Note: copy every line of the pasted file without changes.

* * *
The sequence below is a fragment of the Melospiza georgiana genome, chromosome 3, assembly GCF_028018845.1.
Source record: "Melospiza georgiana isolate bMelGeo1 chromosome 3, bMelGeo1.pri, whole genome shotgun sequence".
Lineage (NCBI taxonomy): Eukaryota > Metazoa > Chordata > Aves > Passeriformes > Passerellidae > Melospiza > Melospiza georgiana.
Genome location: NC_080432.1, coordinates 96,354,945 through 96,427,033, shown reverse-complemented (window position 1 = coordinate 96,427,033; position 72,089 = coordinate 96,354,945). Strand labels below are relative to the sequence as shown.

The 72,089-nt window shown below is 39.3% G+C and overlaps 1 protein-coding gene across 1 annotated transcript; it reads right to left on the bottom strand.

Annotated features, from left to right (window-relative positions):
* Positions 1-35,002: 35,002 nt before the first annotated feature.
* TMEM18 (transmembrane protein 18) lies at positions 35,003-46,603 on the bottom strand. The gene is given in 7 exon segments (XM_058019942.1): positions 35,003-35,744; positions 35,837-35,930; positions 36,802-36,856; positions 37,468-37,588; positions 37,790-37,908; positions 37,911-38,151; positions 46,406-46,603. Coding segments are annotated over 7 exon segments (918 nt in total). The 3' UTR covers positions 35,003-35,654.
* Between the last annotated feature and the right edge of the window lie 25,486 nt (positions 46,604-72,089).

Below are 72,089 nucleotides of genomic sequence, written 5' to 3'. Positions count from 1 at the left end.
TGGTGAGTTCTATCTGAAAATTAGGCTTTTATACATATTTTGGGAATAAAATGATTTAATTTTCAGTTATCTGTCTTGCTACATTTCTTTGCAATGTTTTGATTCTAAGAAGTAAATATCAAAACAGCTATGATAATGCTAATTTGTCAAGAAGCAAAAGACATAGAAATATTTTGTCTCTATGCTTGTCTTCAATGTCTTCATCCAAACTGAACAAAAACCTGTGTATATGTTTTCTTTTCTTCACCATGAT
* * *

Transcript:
The sequence below is a fragment of the Melospiza georgiana genome, chromosome 3, assembly GCF_028018845.1.
Source record: "Melospiza georgiana isolate bMelGeo1 chromosome 3, bMelGeo1.pri, whole genome shotgun sequence".
Lineage (NCBI taxonomy): Eukaryota > Metazoa > Chordata > Aves > Passeriformes > Passerellidae > Melospiza > Melospiza georgiana.
Genome location: NC_080432.1, coordinates 96,354,945 through 96,427,033, shown reverse-complemented (window position 1 = coordinate 96,427,033; position 72,089 = coordinate 96,354,945). Strand labels below are relative to the sequence as shown.

The 72,089-nt window shown below is 39.3% G+C and overlaps 1 protein-coding gene across 1 annotated transcript; it reads right to left on the bottom strand.

Annotated features, from left to right (window-relative positions):
* Positions 1-35,002: 35,002 nt before the first annotated feature.
* TMEM18 (transmembrane protein 18) lies at positions 35,003-46,603 on the bottom strand. The gene is given in 7 exon segments (XM_058019942.1): positions 35,003-35,744; positions 35,837-35,930; positions 36,802-36,856; positions 37,468-37,588; positions 37,790-37,908; positions 37,911-38,151; positions 46,406-46,603. Coding segments are annotated over 7 exon segments (918 nt in total). The 3' UTR covers positions 35,003-35,654.
* Between the last annotated feature and the right edge of the window lie 25,486 nt (positions 46,604-72,089).

Below are 72,089 nucleotides of genomic sequence, written 5' to 3'. Positions count from 1 at the left end.
TGGTGAGTTCTATCTGAAAATTAGGCTTTTATACATATTTTGGGAATAAAATGATTTAATTTTCAGTTATCTGTCTTGCTACATTTCTTTGCAATGTTTTGATTCTAAGAAGTAAATATCAAAACAGCTATGATAATGCTAATTTGTCAAGAAGCAAAAGACATAGAAATATTTTGTCTCTATGCTTGTCTTCAATGTCTTCATCCAAACTGAACAAAAACCTGTGTATATGTTTTCTTTTCTTCACCATGAT